Via

Figures and Tables:

Abstract:In machine learning, statistics, econometrics and statistical physics, $k$-fold cross-validation (CV) is used as a standard approach in quantifying the generalization performance of a statistical model. Applying this approach directly to time series models is avoided by practitioners due to intrinsic nature of serial correlations in the ordered data due to implications like absurdity of using future data to predict past and non-stationarity issues. In this work, we propose a technique called {\it reconstructive cross validation} ($rCV$) that avoids all these issues enabling generalized learning in time-series as a meta-algorithm. In $rCV$, data points in the test fold, randomly selected points from the time series, are first removed. Then, a secondary time series model or a technique is used in reconstructing the removed points from the test fold, i.e., imputation or smoothing. Thereafter, the primary model is build using new dataset coming from the secondary model or a technique. The performance of the primary model on the test set by computing the deviations from the originally removed and out-of-sample (OSS) data are evaluated simultaneously. This amounts to reconstruction and prediction errors. By this procedure serial correlations and data order is retained and $k$-fold cross-validation is reached generically. If reconstruction model uses a technique whereby the existing data points retained exactly, such as Gaussian process regression, the reconstruction itself will not result in information loss from non-reconstructed portion of the original data points. We have applied $rCV$ to estimate the general performance of the model build on simulated Ornstein-Uhlenbeck process. We have shown an approach to build a time-series learning curves utilizing $rCV$.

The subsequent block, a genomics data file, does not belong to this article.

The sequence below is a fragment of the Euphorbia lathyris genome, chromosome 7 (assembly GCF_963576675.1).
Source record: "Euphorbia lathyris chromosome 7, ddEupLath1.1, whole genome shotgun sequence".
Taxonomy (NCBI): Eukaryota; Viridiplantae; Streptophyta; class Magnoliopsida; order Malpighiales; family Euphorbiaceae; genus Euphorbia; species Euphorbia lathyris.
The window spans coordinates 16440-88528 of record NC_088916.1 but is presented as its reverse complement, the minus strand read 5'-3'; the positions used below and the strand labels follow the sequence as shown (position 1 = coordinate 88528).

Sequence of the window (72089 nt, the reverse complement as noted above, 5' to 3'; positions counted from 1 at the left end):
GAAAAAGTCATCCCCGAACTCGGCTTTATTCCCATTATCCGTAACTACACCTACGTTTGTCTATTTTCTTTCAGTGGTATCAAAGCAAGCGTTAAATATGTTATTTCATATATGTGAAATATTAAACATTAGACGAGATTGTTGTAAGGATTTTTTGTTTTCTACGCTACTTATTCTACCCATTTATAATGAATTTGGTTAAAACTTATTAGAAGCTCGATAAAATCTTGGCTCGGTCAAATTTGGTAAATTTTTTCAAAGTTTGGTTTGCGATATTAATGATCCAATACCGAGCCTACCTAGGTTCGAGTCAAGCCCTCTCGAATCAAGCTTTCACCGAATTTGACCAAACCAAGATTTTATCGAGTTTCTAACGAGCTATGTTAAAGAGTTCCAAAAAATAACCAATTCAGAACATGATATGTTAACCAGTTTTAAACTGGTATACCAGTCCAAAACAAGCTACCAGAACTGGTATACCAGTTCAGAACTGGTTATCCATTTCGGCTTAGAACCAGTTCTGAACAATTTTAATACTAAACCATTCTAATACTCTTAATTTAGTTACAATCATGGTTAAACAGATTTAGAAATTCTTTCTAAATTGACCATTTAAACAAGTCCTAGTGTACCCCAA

Via

Authors:Oguzhan Gencoglu, Mark van Gils, Esin Guldogan, Chamin Morikawa, Mehmet Süzen, Mathias Gruber, Jussi Leinonen, Heikki Huttunen